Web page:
I considered trying to organize synchronous discussion, but it seemed too controlling and impossible to establish. So I vote we discuss by hashtag on Twitter. Anyone who ends up being moved to go long form can include include the #algorithmchat hashtag in a tweet to their post.

I have not read the article yet. It was passed along to me  by a colleague with whom I was  leading a professional development session. She really appreciated the comprehensive nature of the piece (again—it’s a long one).

I have respect for the work of both authors. Fuson’s clear research-based descriptions of what children have to do in order to understand “number” has been very helpful in the work I do with elementary teachers, and I used Beckmann’s Math for Elementary Teachers book for a few years in my courses, where I found it to be the best of the available formal textbooks for these courses. I no longer use a textbook for these courses, but if I needed to, I’d go back to hers for sure. I met Beckmann at a conference a few years ago and I found her thoughtful and open to conversations about learning (not always the case in mathematicians writing textbooks, I have found).

It will probably be midweek before I can carve out time to read the piece and weigh in. In the meantime, I encourage you all to dig in as you are able, say ‘hi’ on Twitter and pass along your longer tidbits in the form of blog posts, and (if you are so inclined) interpretive dance.

Oh, and invite your friends, relatives and enemies to the party. This will be fun.

Guess the temperature

Griffin and I play a little game called Guess the Temperature. It goes about how you would expect. We step outside on the way to his bus. I ask him to guess the temperature. If I don’t already know, I get to guess after he does. If I do already know, I don’t cheat; we just remark on how close his guess was.

In Minnesota, this means we get to study integers.

Me: Griff, guess the temperature.

Griffin (eight years old): Two below zero.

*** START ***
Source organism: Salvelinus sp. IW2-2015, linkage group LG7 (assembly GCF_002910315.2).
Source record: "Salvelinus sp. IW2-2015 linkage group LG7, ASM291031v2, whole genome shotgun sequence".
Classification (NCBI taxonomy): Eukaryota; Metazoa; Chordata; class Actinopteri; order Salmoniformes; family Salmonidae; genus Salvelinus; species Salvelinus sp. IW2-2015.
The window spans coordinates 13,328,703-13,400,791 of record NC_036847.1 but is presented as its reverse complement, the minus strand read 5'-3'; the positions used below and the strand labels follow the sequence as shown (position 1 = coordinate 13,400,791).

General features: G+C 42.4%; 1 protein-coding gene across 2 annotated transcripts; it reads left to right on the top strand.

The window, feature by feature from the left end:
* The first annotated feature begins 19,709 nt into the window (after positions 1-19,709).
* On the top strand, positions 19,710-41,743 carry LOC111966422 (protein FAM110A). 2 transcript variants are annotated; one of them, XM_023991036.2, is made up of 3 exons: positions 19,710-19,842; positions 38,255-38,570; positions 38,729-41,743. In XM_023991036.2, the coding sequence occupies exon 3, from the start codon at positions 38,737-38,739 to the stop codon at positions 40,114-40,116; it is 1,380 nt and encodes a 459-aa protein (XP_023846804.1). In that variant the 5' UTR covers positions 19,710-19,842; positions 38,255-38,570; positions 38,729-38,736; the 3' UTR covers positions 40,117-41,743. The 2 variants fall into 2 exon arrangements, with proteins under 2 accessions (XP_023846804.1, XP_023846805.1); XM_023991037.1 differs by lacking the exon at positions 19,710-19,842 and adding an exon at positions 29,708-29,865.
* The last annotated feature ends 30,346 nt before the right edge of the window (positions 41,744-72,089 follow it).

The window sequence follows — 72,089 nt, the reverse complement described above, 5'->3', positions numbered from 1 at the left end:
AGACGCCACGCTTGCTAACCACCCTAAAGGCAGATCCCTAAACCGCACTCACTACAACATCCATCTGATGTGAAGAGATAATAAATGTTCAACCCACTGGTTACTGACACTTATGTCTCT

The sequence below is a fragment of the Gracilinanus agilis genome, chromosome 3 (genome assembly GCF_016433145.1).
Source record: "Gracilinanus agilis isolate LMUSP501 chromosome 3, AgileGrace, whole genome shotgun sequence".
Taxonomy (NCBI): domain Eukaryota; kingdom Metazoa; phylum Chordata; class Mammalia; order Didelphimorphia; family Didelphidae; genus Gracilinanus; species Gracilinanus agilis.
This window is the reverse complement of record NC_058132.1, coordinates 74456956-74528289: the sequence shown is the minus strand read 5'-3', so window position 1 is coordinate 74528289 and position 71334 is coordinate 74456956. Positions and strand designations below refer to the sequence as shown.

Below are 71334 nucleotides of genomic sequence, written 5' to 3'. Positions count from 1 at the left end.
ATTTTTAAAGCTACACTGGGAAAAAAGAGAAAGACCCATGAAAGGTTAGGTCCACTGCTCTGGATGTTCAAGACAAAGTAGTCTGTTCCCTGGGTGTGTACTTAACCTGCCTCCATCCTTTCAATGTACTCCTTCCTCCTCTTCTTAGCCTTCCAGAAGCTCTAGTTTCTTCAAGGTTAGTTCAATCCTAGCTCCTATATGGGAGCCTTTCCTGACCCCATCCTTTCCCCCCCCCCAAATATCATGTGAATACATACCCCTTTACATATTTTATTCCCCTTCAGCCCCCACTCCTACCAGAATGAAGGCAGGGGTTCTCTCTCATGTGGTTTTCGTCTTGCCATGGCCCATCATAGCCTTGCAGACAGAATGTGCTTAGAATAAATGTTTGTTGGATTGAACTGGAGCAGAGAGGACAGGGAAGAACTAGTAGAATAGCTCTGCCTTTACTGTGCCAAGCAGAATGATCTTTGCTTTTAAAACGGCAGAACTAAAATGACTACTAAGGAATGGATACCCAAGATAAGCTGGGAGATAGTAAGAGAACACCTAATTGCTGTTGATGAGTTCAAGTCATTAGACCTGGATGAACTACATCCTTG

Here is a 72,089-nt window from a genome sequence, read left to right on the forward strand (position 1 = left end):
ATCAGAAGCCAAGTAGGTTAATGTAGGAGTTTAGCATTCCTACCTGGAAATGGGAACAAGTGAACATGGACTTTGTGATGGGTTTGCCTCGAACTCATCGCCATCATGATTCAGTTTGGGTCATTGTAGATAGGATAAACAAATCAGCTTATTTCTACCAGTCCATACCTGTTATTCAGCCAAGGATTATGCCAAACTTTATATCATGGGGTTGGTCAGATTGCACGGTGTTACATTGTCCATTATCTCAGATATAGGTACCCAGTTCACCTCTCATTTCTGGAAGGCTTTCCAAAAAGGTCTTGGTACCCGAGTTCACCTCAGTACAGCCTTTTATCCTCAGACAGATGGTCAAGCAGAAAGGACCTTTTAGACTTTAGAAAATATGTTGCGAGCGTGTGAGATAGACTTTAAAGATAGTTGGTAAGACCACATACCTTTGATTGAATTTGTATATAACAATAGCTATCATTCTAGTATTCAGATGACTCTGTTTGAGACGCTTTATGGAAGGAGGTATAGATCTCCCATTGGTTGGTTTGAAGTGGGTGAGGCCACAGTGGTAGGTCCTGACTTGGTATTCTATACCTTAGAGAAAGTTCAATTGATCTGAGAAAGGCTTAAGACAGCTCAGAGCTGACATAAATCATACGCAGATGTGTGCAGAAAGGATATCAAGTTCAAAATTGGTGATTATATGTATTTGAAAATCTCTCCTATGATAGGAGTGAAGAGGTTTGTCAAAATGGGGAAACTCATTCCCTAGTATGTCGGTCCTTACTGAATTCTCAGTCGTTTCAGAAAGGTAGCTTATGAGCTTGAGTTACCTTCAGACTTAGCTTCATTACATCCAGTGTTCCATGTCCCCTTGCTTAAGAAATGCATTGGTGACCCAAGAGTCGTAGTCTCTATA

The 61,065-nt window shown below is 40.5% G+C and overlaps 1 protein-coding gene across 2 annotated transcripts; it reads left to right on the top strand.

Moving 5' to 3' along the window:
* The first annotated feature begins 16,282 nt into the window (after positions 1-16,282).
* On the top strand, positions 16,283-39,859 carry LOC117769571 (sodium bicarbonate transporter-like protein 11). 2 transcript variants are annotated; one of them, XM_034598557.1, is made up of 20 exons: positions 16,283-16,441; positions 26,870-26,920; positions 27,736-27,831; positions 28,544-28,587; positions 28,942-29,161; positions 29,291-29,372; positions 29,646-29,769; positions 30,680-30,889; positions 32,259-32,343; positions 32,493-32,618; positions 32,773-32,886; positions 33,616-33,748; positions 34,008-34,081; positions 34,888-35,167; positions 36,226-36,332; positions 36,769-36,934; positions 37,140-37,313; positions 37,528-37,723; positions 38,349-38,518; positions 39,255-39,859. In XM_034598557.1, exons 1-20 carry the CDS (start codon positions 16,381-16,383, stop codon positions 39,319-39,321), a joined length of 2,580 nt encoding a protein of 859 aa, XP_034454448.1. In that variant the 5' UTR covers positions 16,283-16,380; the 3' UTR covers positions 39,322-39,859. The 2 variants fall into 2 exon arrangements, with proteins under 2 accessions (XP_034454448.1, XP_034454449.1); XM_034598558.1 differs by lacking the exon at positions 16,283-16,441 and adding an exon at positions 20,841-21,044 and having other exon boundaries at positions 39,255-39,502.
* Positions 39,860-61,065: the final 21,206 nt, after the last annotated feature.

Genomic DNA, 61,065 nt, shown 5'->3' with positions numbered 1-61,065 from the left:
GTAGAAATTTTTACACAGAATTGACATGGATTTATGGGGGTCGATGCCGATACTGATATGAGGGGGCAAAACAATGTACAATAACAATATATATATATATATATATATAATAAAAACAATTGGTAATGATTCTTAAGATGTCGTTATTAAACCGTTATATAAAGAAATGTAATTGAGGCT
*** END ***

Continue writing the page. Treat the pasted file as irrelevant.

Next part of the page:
Me: It’s three degrees above.

G: So I was off.

Me: Not by much, though. How much were you off by?

G: [muttering to himself, then loudly] Five degrees!

Me: How did you know that?

G: It’s two degrees up to zero, then three more.

Let’s pause for a moment here. You know how I just won’t shut up about CGI (Cognitively Guided Instruction)? It’s because they’re right. Children know mathematics before it is formally taught.

Consider the grade 6 (for 11-year olds) Common Core Standard 6.NS.C.5

Understand that positive and negative numbers are used together to describe quantities having opposite directions or values (e.g., temperature above/below zero, elevation above/below sea level, credits/debits, positive/negative electric charge); use positive and negative numbers to represent quantities in real-world contexts, explaining the meaning of 0 in each situation.

Griff pretty much has this nailed down and is making progress on grade 7. But no one has formally taught him how to subtract integers. He reasons his way through a problem by making sense of the relationships in the context. He can find 3-(-2) without knowing keep-change-change.

But it’s not just Griffin. CGI demonstrated that children—all children—develop mathematical models of their worlds that precede instruction, and that instruction sensitive to these mathematical models is better than instruction that ignores them.